Wednesday, November 12, 2014

I Much Wisdom Is Much Grief......

In much wisdom is much Grief
(Making Sense of Suffering)

Physical imperfections present all sorts of distractions relating to pleasure, pain, and fatigue.  But we are dual beings.  The finer part of us must get control of the coarser part before the two fuse together in resurrection.  The daily question is “Shall I do with my physical temple what God would ask?”

This earthly school offers us our finest hours, even on ordinary days.  The lab of the bitter cup teaches us to discern good from evil, polish from stain, living water from poison.  Our hearts develop perfect hearing and bearing.  Graduation with highest honors awaits every learner who wears the garb of flesh with patience and faith.

In much wisdom is much grief

The Lord gave Joseph Smith a sample list of troubles that might be permitted in the life of a righteous person, such as being hunted by bloodthirsty men, opposed by the forces of nature, or jailed unjustly. Then the Lord explained that trouble serves two purposes.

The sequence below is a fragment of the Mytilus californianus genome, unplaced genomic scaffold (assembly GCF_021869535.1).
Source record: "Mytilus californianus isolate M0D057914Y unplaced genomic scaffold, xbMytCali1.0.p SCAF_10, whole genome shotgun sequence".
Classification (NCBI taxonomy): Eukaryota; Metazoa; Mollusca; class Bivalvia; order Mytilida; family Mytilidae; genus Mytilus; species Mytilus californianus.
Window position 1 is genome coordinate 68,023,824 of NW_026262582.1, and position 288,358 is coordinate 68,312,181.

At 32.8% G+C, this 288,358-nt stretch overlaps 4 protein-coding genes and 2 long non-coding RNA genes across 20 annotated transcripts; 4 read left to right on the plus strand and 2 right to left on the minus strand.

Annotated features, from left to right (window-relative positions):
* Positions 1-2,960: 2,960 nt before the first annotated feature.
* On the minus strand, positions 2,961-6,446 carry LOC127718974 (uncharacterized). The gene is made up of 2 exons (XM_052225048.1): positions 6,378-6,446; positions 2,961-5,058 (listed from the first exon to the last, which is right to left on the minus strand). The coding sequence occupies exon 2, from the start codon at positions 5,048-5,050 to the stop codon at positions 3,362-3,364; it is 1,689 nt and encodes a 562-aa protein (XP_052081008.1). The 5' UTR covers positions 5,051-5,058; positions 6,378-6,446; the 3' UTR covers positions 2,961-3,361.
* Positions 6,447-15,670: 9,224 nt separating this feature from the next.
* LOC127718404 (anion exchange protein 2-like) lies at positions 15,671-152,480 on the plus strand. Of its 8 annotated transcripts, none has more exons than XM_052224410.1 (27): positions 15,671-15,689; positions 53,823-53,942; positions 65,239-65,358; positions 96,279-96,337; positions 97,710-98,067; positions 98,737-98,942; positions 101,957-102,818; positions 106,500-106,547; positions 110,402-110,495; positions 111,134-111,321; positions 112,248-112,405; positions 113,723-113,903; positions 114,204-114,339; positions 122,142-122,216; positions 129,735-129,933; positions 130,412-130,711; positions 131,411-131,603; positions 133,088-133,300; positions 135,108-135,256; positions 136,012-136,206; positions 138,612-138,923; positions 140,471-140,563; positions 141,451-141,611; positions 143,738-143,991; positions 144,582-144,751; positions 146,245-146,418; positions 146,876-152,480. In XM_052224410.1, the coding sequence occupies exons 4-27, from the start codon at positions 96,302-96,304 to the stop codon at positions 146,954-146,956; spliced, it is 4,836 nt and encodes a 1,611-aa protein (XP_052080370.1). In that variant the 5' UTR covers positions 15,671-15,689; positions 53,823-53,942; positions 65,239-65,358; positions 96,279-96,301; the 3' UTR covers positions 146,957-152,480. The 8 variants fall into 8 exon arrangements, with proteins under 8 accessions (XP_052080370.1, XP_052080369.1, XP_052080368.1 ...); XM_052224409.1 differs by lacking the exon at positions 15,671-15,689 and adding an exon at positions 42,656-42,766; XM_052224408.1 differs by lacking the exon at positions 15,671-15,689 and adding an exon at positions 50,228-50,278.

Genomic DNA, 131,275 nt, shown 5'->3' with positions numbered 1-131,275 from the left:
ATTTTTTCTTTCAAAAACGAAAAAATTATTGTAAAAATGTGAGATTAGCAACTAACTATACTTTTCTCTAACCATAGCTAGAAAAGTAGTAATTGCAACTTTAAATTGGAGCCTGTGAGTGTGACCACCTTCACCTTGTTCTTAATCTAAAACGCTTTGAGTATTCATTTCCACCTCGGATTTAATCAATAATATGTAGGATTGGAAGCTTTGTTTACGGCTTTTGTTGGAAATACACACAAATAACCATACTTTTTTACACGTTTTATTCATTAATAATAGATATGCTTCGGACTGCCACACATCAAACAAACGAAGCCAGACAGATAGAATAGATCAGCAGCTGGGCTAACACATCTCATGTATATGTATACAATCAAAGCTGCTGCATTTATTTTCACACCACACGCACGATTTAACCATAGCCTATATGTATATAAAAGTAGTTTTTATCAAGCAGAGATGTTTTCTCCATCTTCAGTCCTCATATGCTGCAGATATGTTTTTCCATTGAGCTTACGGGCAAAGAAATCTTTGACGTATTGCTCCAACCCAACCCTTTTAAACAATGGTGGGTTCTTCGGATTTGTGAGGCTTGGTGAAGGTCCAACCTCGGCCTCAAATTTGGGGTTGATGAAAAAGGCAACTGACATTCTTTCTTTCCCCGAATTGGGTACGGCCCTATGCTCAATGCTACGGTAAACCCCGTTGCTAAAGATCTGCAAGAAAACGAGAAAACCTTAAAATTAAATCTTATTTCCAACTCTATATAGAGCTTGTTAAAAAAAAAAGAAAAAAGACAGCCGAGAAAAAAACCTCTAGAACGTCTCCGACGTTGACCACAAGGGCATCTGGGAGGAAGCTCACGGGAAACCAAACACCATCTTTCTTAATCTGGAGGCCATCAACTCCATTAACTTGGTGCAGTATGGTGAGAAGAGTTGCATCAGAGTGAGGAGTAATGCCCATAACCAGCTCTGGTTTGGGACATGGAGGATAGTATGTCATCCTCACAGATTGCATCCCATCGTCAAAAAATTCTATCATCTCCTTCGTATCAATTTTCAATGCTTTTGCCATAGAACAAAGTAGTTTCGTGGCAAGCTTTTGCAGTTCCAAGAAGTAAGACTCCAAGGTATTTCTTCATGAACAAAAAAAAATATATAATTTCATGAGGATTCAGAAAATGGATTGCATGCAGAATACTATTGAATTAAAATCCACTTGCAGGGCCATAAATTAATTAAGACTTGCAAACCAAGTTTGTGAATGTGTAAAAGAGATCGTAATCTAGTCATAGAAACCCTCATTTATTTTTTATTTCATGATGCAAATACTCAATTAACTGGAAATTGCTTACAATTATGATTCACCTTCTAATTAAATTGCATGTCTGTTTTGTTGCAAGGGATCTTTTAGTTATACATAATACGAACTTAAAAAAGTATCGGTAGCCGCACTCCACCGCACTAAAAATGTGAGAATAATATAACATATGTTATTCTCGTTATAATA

All these things shall give thee experience, and shall be for thy good.

Trouble teaches.  What did Joseph learn from his troubles?  Above all, he learned that “the God of my fathers delivered me out of them all, and will deliver me from henceforth.”  Serious trouble can give us serious experience.  Experience reveals the living God to be a faithful God.

But trials will only give us the knowledge necessary to understand the minds of the ancients.  For my part, I think I never could have felt as I now do, if I had not suffered the wrongs that I have suffered.

Trouble transforms.  We are here to do more than experience the goodness of God.  We must acquire it.

It seems to me my heart will always be more tender after this than ever it was before.

Because of the matchless ways it teaches and transforms, a mortal life rich with difficulty is the best educational bargain in eternity.  It fits us to be witnesses, heirs, and friends of God.  That is why it is worth the trouble.


LET HIMIn Much Wisdom Th

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